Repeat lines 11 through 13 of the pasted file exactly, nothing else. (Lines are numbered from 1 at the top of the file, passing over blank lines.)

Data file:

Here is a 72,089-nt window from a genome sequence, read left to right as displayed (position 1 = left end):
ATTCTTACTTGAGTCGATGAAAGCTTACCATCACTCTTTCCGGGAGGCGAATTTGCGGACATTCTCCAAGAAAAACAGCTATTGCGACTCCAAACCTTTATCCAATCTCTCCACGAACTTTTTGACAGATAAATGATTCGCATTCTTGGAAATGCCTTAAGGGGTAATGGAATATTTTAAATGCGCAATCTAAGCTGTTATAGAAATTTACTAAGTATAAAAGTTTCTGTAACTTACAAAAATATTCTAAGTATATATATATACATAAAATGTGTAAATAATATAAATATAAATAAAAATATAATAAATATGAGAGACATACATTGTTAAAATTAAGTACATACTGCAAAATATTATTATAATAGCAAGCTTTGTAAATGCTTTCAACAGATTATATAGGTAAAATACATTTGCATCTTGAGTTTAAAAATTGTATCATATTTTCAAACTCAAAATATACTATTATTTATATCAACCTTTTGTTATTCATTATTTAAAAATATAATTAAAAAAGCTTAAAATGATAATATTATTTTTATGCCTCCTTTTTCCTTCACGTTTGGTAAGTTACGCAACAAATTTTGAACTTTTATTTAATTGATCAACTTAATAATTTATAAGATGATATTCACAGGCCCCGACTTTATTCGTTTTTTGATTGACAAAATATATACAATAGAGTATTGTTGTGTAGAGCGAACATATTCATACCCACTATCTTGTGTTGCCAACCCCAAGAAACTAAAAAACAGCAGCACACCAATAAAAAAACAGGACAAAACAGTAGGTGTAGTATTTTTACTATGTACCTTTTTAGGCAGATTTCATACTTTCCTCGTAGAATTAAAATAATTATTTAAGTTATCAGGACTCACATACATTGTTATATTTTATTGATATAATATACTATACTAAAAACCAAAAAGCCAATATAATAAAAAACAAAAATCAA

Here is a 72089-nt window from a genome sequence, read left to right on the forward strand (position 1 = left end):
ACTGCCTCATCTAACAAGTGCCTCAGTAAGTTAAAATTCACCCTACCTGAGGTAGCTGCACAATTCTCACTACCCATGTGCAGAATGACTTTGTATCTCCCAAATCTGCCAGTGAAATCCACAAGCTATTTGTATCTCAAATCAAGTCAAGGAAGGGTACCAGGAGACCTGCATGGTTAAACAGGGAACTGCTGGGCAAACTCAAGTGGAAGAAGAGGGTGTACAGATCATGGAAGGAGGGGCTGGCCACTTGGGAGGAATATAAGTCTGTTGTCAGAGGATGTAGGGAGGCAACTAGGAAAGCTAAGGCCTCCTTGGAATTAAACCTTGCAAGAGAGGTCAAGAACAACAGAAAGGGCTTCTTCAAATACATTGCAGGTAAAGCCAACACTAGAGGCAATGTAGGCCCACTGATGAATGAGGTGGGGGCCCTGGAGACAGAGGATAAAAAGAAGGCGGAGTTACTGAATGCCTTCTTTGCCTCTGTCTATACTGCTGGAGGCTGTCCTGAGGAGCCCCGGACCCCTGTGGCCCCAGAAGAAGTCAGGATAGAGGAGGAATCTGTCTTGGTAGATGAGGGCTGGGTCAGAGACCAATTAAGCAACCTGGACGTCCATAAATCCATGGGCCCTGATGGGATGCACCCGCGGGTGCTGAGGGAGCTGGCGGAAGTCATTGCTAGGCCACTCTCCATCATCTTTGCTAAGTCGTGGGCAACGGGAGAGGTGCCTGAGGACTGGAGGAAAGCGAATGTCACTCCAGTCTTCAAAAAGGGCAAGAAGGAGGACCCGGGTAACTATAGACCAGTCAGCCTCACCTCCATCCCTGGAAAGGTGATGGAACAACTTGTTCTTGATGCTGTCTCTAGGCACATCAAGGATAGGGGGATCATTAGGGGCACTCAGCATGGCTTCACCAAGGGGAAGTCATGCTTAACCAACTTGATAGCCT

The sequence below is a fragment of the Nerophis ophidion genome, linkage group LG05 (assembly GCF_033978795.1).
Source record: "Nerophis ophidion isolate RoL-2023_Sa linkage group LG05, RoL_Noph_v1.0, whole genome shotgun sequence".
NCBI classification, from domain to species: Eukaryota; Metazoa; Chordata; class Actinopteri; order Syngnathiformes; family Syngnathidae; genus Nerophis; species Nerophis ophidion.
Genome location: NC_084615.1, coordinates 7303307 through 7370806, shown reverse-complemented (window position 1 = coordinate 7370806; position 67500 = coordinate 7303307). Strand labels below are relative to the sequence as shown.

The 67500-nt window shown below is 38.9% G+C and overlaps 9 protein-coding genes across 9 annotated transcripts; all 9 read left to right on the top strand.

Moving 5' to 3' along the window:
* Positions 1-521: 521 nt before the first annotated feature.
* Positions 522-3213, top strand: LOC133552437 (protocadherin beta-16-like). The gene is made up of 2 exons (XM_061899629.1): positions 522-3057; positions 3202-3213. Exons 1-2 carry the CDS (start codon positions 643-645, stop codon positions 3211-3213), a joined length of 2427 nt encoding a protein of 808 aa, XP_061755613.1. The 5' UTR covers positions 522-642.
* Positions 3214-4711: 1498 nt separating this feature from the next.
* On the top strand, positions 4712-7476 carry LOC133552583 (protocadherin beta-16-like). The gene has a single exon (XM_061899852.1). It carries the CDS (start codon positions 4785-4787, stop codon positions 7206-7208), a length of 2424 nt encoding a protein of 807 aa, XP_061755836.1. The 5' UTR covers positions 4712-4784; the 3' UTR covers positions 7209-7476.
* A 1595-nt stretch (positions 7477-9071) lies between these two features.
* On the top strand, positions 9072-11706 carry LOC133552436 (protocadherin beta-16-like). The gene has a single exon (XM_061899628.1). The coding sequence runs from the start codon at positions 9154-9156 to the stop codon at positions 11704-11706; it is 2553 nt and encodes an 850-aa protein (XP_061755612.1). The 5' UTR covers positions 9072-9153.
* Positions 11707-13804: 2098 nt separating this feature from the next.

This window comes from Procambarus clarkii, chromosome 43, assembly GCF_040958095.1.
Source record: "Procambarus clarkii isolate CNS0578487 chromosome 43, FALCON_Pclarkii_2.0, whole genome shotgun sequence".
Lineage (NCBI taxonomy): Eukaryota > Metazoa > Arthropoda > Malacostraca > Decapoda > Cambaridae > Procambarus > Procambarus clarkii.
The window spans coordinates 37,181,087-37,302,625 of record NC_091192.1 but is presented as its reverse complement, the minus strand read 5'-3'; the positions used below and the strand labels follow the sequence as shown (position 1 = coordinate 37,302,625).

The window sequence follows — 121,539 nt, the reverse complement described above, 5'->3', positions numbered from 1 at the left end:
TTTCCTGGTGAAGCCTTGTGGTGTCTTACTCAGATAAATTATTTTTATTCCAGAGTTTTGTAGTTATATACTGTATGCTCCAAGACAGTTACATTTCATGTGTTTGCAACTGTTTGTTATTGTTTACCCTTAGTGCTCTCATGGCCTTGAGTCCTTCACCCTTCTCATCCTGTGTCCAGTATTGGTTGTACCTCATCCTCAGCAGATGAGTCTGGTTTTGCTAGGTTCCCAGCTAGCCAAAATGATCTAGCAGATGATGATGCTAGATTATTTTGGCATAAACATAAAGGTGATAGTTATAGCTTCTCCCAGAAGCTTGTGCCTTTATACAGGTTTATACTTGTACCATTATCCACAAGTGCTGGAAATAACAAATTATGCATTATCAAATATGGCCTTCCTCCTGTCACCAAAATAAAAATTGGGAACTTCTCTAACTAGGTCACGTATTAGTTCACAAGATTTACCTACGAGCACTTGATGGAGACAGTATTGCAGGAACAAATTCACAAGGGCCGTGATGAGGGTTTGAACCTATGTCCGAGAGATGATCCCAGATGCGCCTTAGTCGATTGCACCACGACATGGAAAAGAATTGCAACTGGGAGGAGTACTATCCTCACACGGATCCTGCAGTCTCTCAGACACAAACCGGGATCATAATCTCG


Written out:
* Positions 1-521: 521 nt before the first annotated feature.
* Positions 522-3213, top strand: LOC133552437 (protocadherin beta-16-like). The gene is made up of 2 exons (XM_061899629.1): positions 522-3057; positions 3202-3213. Exons 1-2 carry the CDS (start codon positions 643-645, stop codon positions 3211-3213), a joined length of 2427 nt encoding a protein of 808 aa, XP_061755613.1. The 5' UTR covers positions 522-642.
* Positions 3214-4711: 1498 nt separating this feature from the next.